After finding White qualified to offer his expert opinion, the District Court next found White’s method used to calculate damages was sufficient to submit to the jury.  White used an “income approach” to calculate damages which “entails determining the present value of a business by discounting its future cash flows based on the costs of capital and underlying future risks entailed in continuing the company.”  The District Court also analyzed White’s use of an accounting principle referred to as “company-specific risk premium” in the following manner:

White’s use of a “company-specific risk premium,” Def. Br. at 16, which White used to determine Blue Book’s Weighted Average Cost of Capital (the discount rate) calculation both before and after the unauthorized download of data. White Report (sealed) at 21. So the company-specific risk premium (call it CSRP for short) purports to account for the difference in the pre- and post-unauthorized download discount rate calculations measuring Blue Book’s worth. Id. at 23. Put another way, it is meant to account for the incremental risks associated with Blue Book after the supposed breach. Id.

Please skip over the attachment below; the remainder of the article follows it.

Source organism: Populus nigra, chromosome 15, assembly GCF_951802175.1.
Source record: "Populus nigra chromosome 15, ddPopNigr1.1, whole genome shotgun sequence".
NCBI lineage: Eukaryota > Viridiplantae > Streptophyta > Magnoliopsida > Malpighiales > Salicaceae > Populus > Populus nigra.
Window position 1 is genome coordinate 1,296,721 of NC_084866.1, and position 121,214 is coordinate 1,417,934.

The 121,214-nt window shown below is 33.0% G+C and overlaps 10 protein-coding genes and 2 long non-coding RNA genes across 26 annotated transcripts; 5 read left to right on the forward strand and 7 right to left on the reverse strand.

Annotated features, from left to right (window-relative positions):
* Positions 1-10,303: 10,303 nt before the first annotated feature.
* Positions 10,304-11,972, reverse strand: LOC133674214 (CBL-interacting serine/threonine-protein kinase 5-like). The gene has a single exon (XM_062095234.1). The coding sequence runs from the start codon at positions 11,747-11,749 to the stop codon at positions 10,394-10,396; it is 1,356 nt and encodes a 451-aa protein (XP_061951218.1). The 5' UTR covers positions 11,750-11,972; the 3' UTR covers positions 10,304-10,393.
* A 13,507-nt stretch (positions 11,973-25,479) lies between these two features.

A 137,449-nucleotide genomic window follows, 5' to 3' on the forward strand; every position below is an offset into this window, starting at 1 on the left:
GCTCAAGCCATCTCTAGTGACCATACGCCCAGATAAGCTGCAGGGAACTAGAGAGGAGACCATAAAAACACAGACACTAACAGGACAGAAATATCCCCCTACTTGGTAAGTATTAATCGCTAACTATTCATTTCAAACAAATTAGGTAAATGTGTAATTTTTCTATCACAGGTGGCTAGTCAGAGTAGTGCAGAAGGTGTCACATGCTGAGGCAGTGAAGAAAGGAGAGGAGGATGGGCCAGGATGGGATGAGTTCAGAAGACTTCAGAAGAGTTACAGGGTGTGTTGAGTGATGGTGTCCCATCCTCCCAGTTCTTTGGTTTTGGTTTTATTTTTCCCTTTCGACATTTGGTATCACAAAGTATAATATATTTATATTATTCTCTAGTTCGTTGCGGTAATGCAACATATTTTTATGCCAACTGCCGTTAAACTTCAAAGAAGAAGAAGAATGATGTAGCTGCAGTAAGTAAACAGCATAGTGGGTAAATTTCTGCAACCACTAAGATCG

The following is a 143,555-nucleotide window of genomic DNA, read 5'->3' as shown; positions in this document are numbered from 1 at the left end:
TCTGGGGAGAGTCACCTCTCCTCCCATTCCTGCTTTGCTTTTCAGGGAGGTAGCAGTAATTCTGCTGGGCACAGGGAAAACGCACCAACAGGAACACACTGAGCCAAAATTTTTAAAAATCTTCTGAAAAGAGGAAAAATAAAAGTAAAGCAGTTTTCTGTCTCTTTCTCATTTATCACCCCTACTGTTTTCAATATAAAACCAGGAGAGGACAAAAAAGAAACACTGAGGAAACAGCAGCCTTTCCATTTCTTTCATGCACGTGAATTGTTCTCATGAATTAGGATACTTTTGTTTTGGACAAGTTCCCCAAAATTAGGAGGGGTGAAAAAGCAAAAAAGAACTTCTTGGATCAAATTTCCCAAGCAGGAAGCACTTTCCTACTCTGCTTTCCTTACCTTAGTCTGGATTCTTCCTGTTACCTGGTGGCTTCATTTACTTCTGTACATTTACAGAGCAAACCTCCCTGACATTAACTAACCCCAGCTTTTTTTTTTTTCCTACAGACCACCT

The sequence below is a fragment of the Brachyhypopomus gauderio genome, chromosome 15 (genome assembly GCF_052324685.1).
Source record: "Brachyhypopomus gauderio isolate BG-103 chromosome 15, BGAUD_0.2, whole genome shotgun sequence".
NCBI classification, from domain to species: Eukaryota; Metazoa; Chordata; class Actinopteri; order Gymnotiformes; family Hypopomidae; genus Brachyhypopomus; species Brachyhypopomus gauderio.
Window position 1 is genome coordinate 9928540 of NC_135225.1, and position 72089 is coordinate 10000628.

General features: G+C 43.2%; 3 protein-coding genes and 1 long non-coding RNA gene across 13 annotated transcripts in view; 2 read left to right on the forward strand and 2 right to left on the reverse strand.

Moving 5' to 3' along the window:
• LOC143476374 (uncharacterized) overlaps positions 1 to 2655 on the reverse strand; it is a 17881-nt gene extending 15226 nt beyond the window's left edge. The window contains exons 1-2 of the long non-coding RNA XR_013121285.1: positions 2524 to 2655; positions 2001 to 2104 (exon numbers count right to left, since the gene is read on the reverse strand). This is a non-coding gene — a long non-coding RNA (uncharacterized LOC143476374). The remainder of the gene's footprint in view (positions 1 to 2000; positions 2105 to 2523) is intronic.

Amerihua claimed that White’s findings based on the “company-specific risk premium” method was unreliable because it relied on subjective factors that included: “operating history, barriers to entry, legal risk from a breach, product risk, brand name recognition, and costs of debt.”  Based on these factors, White concluded Blue Book sustained an increased company-specific risk premium between 1.25% and 2.5%.  Finally, White estimated Amerihua sustained damages in the range of $790,000 to $1,475,000.